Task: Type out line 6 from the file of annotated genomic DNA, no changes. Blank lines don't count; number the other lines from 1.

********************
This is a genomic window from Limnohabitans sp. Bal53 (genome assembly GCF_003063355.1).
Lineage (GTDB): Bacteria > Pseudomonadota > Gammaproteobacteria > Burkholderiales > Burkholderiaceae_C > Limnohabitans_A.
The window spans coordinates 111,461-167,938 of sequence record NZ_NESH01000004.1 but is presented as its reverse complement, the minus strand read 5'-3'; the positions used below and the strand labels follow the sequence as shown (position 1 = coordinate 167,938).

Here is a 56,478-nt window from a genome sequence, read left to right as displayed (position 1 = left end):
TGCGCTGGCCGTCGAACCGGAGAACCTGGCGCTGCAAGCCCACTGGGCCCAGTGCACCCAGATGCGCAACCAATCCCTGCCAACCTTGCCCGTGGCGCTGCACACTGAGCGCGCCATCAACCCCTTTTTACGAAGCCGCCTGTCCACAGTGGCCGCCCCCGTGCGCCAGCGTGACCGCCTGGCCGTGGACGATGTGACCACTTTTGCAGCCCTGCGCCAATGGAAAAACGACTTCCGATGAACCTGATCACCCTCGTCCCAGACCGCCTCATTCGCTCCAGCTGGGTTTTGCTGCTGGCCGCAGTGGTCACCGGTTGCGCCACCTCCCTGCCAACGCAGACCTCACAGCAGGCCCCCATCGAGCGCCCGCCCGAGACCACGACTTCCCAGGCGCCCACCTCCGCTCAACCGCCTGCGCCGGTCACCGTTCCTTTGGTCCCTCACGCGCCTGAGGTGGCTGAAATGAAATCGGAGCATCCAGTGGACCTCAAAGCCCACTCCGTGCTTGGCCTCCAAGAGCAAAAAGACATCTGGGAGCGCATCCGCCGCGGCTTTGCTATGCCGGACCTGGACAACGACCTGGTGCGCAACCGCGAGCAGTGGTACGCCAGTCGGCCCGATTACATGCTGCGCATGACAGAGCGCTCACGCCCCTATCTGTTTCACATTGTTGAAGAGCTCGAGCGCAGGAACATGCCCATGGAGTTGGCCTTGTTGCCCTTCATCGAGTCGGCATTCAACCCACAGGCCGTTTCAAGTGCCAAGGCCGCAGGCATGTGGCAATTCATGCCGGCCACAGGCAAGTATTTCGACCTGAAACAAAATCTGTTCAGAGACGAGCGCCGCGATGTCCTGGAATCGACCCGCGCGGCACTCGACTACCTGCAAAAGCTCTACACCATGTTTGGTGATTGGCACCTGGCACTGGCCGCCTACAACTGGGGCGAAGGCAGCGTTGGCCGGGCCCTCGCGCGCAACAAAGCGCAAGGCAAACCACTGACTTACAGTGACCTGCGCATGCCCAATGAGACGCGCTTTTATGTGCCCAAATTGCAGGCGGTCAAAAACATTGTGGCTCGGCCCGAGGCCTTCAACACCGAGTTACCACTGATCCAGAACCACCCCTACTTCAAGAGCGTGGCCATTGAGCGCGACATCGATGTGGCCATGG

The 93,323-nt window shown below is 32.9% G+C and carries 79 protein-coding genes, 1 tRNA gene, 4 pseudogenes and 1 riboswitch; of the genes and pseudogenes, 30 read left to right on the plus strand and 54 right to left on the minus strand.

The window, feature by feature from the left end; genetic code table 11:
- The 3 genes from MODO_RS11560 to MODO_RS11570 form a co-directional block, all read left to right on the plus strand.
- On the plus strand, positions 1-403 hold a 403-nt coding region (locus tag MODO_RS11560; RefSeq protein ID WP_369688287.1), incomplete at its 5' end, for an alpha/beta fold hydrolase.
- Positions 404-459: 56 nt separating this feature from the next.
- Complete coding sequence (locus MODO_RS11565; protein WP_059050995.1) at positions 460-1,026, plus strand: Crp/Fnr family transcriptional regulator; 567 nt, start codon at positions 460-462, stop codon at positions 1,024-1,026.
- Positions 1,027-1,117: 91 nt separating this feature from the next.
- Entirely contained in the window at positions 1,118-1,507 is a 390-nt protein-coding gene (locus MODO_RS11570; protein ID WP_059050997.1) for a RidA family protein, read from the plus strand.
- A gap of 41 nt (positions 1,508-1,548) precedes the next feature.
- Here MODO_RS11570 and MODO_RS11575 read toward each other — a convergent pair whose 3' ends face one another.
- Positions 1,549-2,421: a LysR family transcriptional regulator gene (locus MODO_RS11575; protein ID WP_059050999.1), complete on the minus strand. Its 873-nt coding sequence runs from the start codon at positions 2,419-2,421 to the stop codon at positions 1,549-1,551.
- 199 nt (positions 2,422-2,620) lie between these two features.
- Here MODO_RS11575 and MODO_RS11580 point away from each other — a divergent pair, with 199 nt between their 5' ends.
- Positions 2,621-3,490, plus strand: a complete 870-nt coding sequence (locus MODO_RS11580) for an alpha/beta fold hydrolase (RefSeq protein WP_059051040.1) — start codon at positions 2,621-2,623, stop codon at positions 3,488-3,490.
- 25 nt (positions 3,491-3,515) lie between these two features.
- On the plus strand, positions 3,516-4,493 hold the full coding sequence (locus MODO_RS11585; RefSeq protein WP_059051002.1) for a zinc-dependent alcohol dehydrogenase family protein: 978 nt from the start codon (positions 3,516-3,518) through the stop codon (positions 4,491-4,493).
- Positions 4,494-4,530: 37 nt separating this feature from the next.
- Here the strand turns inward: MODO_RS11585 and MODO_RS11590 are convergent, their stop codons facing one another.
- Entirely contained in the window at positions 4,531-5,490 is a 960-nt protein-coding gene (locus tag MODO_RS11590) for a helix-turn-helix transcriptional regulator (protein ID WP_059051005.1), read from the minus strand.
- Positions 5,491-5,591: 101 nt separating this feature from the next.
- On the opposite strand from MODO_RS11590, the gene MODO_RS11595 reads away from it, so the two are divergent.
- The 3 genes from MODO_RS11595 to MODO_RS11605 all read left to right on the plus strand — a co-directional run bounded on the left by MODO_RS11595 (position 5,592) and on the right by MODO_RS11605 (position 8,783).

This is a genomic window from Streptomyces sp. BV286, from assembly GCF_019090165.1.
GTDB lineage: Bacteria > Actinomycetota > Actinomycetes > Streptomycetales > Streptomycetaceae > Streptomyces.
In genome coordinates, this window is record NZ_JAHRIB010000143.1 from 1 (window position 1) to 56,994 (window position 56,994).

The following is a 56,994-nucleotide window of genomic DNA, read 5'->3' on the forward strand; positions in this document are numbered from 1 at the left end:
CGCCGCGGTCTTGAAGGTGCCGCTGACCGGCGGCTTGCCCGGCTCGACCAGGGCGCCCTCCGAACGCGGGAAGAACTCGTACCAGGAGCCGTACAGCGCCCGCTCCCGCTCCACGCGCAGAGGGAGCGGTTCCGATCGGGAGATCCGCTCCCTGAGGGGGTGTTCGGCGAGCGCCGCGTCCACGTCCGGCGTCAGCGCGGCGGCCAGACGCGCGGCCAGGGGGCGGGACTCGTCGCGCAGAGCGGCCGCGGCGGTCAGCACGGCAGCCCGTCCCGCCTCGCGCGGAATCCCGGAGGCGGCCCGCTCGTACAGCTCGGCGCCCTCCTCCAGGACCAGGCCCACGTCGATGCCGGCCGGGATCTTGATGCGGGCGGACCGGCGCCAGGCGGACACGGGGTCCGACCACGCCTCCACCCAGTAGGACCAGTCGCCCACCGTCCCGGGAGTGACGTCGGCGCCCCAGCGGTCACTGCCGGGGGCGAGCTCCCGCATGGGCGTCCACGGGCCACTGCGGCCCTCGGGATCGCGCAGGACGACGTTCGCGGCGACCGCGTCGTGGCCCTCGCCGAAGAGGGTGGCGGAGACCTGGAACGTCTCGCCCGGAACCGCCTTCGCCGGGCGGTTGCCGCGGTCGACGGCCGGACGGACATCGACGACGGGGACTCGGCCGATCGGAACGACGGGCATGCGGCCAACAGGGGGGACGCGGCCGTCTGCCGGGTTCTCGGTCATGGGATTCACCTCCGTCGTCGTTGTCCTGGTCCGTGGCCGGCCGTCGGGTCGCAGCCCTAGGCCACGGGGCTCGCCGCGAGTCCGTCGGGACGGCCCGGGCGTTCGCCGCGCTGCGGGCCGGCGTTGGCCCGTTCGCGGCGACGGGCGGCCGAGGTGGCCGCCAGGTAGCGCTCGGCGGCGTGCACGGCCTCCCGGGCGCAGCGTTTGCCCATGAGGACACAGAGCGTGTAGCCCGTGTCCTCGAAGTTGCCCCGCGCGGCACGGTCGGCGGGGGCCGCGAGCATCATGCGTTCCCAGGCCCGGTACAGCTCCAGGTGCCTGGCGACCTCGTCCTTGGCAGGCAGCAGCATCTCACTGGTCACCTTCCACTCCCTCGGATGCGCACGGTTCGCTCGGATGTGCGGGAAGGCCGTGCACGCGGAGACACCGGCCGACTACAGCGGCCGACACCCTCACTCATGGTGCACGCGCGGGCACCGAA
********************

The 93,323-nt window shown below is 32.9% G+C and carries 79 protein-coding genes, 1 tRNA gene, 4 pseudogenes and 1 riboswitch; of the genes and pseudogenes, 30 read left to right on the plus strand and 54 right to left on the minus strand.